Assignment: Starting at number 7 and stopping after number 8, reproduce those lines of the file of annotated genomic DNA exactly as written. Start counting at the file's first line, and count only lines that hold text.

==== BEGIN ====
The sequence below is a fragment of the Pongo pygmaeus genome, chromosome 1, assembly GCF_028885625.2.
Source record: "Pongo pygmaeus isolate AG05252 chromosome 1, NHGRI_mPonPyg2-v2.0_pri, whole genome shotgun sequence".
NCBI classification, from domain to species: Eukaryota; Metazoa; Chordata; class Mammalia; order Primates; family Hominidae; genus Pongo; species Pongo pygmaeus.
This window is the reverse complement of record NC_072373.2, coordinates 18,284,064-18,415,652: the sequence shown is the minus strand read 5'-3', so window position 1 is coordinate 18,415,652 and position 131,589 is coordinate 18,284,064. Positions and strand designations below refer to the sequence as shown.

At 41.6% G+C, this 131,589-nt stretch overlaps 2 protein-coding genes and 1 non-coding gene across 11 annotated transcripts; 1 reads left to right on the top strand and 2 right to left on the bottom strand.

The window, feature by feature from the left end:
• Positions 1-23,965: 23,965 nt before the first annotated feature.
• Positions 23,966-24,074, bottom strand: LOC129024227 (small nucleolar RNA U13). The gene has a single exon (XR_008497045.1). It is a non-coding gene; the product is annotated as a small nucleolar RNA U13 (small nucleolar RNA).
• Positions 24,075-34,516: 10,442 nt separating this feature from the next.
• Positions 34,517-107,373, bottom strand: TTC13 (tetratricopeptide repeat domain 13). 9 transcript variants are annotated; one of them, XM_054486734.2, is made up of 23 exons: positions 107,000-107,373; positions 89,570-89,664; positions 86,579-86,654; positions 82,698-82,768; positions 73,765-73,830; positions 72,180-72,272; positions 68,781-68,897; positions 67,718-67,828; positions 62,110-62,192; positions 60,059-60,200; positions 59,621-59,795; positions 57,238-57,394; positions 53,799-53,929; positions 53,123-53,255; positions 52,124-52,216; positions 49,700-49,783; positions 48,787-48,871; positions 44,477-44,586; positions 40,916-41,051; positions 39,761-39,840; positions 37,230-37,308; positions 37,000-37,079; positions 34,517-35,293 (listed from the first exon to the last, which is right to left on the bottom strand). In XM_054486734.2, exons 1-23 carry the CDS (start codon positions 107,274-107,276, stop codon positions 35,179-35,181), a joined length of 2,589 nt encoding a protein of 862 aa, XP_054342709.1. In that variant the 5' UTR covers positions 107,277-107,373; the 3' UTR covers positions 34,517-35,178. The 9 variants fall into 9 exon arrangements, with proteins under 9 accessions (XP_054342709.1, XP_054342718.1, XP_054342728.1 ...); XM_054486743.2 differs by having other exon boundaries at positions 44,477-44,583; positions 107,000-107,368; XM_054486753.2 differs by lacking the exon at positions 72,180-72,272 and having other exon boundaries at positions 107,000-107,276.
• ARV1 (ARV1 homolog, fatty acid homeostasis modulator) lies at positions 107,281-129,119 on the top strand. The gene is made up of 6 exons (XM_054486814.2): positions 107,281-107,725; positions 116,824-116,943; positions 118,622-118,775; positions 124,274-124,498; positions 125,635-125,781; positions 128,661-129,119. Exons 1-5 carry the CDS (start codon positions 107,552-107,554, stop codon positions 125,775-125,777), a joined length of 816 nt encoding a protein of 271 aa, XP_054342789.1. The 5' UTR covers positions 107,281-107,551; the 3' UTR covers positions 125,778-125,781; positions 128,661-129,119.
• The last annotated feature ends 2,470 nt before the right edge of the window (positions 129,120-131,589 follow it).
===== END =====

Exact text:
• Positions 1-23,965: 23,965 nt before the first annotated feature.
• Positions 23,966-24,074, bottom strand: LOC129024227 (small nucleolar RNA U13). The gene has a single exon (XR_008497045.1). It is a non-coding gene; the product is annotated as a small nucleolar RNA U13 (small nucleolar RNA).